A post from Kylie Jenner, Bella Hadid, or Kim Kardashian can kickstart a brand within a matter of seconds, but for many young designers being thrust into the spotlight is not all it seems
When Kim Kardashian posts a photograph of herself wearing your independent label to her 200 million-strong audience on Instagram, it would appear you’ve got yourself a very clear line to success. What comes next is likely obvious: an influx of followers, industry interest, press, and sales. But for those not yet out of the fashion education system, perhaps in the midst of studying for an undergraduate degree, it becomes a different experience entirely. As designers like George Trochopoulous, Namita Khade, and Ecke Faei have all found out, having to navigate the intricacies of business within the fashion world can be overwhelming for anyone – let alone a student.
In the decade since its inception, Instagram and platforms like it have created a pseudo-democracy of trends in fashion, wherein young designers are afforded the opportunity to cultivate popularity through an organic audience they built for themselves. However, where wider, more mainstream success once came from articles in style titles or shows on the fashion week schedule, in 2021, it’s more likely to come via a celebrity stylist taking a shine to your work and draping your designs across the hottest model of the moment. Those designs then take on a life of their own, reinstated to the masses through adverts, algorithms, and the overall facade of celebrity. It’s a growth cycle that’s played out among rising British designers including Charlotte Knowles, Nensi Dojaka, and Supriya Lele, who’ve all made appearances on the likes of Zendaya, Dua Lipa, and Bella Hadid.
In an age when the news cycle plays out faster than ever before, in recent years, celebrities (or, as is often the case, their stylists) have begun to seek out the newer-than-new in a bid to stay relevant and prove their fingers are firmly on fashion’s pulse. In April 2020, it was third year Central Saint Martins undergraduate Namita Khade’s turn for some unexpected attention, as Kim Kardashian stepped out in her designs, before Kylie Jenner promptly followed suit. For Khade, it was an opportunity to become a self-sufficient designer. The growth in sales provided the financial autonomy for her to quit her part time job and avoid the requisite unpaid placement year with an established designer, which most students are expected to fulfill in order to gain experience and credit. Instead, her sandwich year was spent channelling her newfound success back into building her own brand.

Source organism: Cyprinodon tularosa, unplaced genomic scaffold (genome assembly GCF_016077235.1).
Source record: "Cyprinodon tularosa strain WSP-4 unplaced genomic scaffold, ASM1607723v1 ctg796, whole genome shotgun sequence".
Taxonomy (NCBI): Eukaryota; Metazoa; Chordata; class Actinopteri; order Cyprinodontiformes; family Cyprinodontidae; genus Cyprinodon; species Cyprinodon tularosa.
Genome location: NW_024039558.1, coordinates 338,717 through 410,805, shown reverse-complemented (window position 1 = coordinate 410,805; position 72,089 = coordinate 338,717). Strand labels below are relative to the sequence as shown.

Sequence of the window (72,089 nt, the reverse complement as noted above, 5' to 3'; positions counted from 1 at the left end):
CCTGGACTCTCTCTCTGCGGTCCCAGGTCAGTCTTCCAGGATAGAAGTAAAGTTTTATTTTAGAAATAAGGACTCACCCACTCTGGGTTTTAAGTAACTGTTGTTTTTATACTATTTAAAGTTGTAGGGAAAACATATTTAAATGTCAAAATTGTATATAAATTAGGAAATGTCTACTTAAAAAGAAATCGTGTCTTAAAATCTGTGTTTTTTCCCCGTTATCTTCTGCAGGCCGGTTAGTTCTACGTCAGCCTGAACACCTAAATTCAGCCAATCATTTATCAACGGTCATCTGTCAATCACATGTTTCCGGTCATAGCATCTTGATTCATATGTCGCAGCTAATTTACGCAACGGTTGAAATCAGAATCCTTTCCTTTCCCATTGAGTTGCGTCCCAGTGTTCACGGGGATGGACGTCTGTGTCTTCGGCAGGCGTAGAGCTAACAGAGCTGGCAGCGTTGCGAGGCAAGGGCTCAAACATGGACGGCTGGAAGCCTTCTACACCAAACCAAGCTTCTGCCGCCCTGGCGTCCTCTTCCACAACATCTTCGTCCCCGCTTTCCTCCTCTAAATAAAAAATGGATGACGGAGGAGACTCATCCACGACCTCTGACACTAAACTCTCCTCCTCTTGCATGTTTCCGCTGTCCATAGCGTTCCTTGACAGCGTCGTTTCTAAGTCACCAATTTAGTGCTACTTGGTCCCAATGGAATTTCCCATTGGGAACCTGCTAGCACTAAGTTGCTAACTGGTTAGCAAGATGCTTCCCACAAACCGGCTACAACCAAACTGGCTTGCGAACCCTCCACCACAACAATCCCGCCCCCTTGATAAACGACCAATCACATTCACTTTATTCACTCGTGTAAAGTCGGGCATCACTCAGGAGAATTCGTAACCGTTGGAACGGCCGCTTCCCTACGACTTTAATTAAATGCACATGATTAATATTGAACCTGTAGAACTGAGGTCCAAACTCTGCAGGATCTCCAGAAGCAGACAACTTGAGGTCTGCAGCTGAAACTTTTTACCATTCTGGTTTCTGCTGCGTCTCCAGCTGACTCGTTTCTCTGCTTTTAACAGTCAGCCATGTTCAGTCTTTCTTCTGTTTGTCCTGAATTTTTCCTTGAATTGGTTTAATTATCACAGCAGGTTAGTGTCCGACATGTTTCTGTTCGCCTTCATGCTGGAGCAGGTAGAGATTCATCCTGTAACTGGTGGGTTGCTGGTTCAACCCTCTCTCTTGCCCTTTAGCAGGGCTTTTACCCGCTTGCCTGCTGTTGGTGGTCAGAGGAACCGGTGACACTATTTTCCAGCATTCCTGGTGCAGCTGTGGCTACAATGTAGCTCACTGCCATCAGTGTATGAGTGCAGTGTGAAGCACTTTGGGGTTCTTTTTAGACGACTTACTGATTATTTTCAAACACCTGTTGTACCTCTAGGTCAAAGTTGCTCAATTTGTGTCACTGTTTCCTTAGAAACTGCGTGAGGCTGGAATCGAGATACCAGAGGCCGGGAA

Nevertheless, it’s a tough feat for a student to transition from handmaking clothes in their flat, to presenting their designs to global fashion buyers at the correct market price. “You’re never actually notified when a celebrity is going to wear a garment, but when they do, you’re going to get 300 emails in an hour,” says Khade. “When working with such huge names on a smaller scale, it means the amount of attention you get is disproportionate to the amount of work you can produce.” With universities like Central Saint Martins focusing solely on the creative development side of designing, students are expected to become business savvy overnight with no prior support – leaving them at risk of being taken advantage of.
Though Kim and Kylie both paid for Khade’s designs, others keen to get their hands on pieces were not so forthcoming when it came to payment. “I had other celebrities approach me like ‘Hey, I really love your work, can I get this for free or this sent to this address’ without paying for shipping,” she says. “It’s like they don’t really understand that I am a one man band, doing this on my own.” Combine this with horror stories from other designers which detail celebrities failing to return or damaging garments, and it becomes a very difficult world to navigate during the early and underfunded stages of a young creative’s career.
“You’re never actually notified when a celebrity is going to wear a garment, but when they do, you’re going to get 300 emails in an hour” – Namita Khade